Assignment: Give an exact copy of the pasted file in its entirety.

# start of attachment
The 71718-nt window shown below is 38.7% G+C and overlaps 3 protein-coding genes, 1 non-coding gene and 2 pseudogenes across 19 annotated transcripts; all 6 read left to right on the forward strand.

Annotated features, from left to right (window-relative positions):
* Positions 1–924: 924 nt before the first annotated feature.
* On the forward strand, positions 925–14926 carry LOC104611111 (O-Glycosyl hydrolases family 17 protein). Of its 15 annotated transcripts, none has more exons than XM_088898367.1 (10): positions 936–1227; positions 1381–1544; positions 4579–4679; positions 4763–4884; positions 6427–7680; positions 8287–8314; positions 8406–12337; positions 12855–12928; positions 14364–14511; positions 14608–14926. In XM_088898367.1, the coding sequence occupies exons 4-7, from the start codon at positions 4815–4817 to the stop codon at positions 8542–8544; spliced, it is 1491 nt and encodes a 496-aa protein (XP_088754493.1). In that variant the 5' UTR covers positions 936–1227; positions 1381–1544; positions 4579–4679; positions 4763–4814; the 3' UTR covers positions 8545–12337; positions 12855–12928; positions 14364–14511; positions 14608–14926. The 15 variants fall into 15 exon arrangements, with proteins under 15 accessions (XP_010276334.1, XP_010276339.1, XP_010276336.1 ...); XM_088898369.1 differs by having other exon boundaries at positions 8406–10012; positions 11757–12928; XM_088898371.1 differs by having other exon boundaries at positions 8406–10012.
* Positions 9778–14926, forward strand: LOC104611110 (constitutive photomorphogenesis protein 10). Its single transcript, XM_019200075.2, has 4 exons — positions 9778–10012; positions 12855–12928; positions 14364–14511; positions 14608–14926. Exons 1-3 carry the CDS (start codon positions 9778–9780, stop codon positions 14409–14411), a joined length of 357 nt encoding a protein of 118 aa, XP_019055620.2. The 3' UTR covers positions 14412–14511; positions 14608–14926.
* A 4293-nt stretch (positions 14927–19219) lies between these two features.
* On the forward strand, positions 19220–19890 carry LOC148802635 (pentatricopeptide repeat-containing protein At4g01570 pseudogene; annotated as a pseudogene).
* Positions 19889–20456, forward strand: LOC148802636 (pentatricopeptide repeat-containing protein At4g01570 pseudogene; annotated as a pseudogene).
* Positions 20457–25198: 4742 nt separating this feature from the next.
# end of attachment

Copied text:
The 71718-nt window shown below is 38.7% G+C and overlaps 3 protein-coding genes, 1 non-coding gene and 2 pseudogenes across 19 annotated transcripts; all 6 read left to right on the forward strand.

Annotated features, from left to right (window-relative positions):
* Positions 1–924: 924 nt before the first annotated feature.
* On the forward strand, positions 925–14926 carry LOC104611111 (O-Glycosyl hydrolases family 17 protein). Of its 15 annotated transcripts, none has more exons than XM_088898367.1 (10): positions 936–1227; positions 1381–1544; positions 4579–4679; positions 4763–4884; positions 6427–7680; positions 8287–8314; positions 8406–12337; positions 12855–12928; positions 14364–14511; positions 14608–14926. In XM_088898367.1, the coding sequence occupies exons 4-7, from the start codon at positions 4815–4817 to the stop codon at positions 8542–8544; spliced, it is 1491 nt and encodes a 496-aa protein (XP_088754493.1). In that variant the 5' UTR covers positions 936–1227; positions 1381–1544; positions 4579–4679; positions 4763–4814; the 3' UTR covers positions 8545–12337; positions 12855–12928; positions 14364–14511; positions 14608–14926. The 15 variants fall into 15 exon arrangements, with proteins under 15 accessions (XP_010276334.1, XP_010276339.1, XP_010276336.1 ...); XM_088898369.1 differs by having other exon boundaries at positions 8406–10012; positions 11757–12928; XM_088898371.1 differs by having other exon boundaries at positions 8406–10012.
* Positions 9778–14926, forward strand: LOC104611110 (constitutive photomorphogenesis protein 10). Its single transcript, XM_019200075.2, has 4 exons — positions 9778–10012; positions 12855–12928; positions 14364–14511; positions 14608–14926. Exons 1-3 carry the CDS (start codon positions 9778–9780, stop codon positions 14409–14411), a joined length of 357 nt encoding a protein of 118 aa, XP_019055620.2. The 3' UTR covers positions 14412–14511; positions 14608–14926.
* A 4293-nt stretch (positions 14927–19219) lies between these two features.
* On the forward strand, positions 19220–19890 carry LOC148802635 (pentatricopeptide repeat-containing protein At4g01570 pseudogene; annotated as a pseudogene).
* Positions 19889–20456, forward strand: LOC148802636 (pentatricopeptide repeat-containing protein At4g01570 pseudogene; annotated as a pseudogene).
* Positions 20457–25198: 4742 nt separating this feature from the next.